South Sudan's rebel leader Riek Machar in his office in Addis Ababa, Ethiopia on July 9, 2014.
Tiksa Negeri—Reuters
By Noah Rayman
February 3, 2015

The rebel leader in South Sudan’s yearlong civil war says he’s hopeful peace talks with the government will continue later this month, extending negotiations that could be the country’s last chance at long-term stability.

Rebel leader Riek Machar, the former vice president, agreed early Monday on a roadmap for forming a transitional government after five days of negotiations with President Salva Kiir in Addis Ababa, the Ethiopian capital, on the sidelines of the African Summit. The talks were brokered by envoys from the group of East African nations known as the Intergovernmental Authority on Development (IGAD).

“We hope to continue discussions on the contentious issues on the 20th of February,” Machar told TIME in a phone interview on Monday, adding that both parties agreed to respect a ceasefire until then. “We will go and consult with all the constituencies.”

Fighting first began in Juba, the capital, in December 2013, as Kiir accused his former vice-president of orchestrating a coup. Violence rapidly spiraled into a national conflict along both political and tribal lines, and has continued ever since.

Both Machar and Kiir agreed to finalize an agreement by the end of March and establish a transitional government by July 9. But key issues, including the power of the presidency and the two deputies, remain unresolved, and it’s unclear if the two parties will be able to overcome their differences.

Machar described negotiations that began on Thursday and continued on and off until early Monday morning as cordial. “We laugh, we joke,” he said of his interactions with Kiir, a one-time ally, but accused government forces of breaking past ceasefires. This time, he said, “I hope it will be different.”

But experts say that’s unlikely to be the case, with at least six ceasefires broken by both sides over the past year. “I doubt that this agreement has really put us on path toward a solution to this conflict,” said David Abramowitz, vice president for policy at Humanity United. Extending the negotiations could be a way for both parties to “position themselves on the battlefield,” according to Abramowitz.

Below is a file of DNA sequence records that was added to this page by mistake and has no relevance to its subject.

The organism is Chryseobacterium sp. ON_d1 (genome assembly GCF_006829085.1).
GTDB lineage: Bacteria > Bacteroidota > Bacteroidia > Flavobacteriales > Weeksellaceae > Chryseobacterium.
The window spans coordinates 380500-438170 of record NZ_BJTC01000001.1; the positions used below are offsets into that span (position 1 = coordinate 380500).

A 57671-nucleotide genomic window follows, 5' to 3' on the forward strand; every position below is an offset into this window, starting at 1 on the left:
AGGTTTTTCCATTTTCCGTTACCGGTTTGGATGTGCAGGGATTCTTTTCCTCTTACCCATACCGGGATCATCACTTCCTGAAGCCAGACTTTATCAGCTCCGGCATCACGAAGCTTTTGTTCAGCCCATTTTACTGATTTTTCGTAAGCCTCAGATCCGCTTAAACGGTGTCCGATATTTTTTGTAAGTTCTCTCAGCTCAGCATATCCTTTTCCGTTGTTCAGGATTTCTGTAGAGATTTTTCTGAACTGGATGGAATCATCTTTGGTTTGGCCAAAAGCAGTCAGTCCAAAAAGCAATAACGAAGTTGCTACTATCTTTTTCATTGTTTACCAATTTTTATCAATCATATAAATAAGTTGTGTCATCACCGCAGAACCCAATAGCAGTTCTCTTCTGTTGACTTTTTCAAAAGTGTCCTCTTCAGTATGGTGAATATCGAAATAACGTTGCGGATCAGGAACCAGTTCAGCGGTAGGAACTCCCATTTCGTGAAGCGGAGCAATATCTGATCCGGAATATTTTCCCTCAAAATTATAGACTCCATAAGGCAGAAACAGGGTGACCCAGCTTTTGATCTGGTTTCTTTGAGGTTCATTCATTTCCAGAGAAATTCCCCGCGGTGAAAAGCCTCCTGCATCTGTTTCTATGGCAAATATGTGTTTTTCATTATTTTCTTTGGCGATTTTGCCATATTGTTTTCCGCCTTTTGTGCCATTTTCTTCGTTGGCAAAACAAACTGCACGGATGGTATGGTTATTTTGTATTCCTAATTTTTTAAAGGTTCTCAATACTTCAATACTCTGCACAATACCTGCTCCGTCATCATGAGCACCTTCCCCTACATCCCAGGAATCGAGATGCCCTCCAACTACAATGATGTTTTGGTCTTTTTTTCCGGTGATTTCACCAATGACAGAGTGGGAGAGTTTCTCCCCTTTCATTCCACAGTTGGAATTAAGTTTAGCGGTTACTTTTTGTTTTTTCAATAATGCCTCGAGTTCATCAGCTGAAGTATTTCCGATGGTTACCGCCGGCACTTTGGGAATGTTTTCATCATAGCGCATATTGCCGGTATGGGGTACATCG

Still, observers say that if a peace deal is not reached soon, the fledgling country that split off from its northern neighbor in 2011 could be permanently fractured. “This is the moment of truth for South Sudan,” said Eric Reeves, an English professor at Smith College and an expert on Sudan and South Sudan, speaking as the negotiations were taking place.

The war’s toll on the country has been devastating. Since the fighting began, at least 10,000 people have been killed and nearly 2 million others displaced. While a massive international assistance effort led by the United Nations and other NGOs helped avert a feared famine this past year, ongoing fighting could disrupt the planting season in the spring and lead to widespread food shortages.

The East African countries heading up negotiations have threatened sanctions or even military intervention. But the group has been hobbled in part by ties between the warring parties and member countries, which include countries like Sudan and Uganda that have long-standing interests in South Sudan. This is now the “last chance” for South Sudan’s East African neighbors to broker peace, Abramowitz said. “If they fail, then others need to get engaged. And the signs are not good.”

Those others would include Western governments and the African Union (AU), which on Saturday threatened to impose sanctions on the warring parties in South Sudan. The United States, which played a key role in ending the Sudanese civil war in 2005 before the North and South split, has been slow to decide whether to push for an international arms embargo on the country amid internal debate in Washington.

Machar said he was open to an arms embargo, which some fear could have a disproportionate impact on the supply of arms to Kiir’s government, but he criticized sanctions as “misguided.”

“Sanctions do not create peace,” he said. “Those who want to make sanctions, they should help us reach an agreement instead of making sanctions.”

Hanging over the negotiations is a report drafted by an AU commission that is expected to identify those responsible for some of the atrocities that have been committed during the conflict. On Friday, Chairwoman of the Commission Nkosazana Dlamini-Zuma said it would postpone the report’s release, despite calls from human rights groups to publish it in order to help establish accountability in the conflict.

“One of the reasons that we are where we are today is that past human rights abuses were not addressed by the political elites in South Sudan, and these challenges have been festering over years and years,” said Abramowitz. “We can’t allow them to do that again.”

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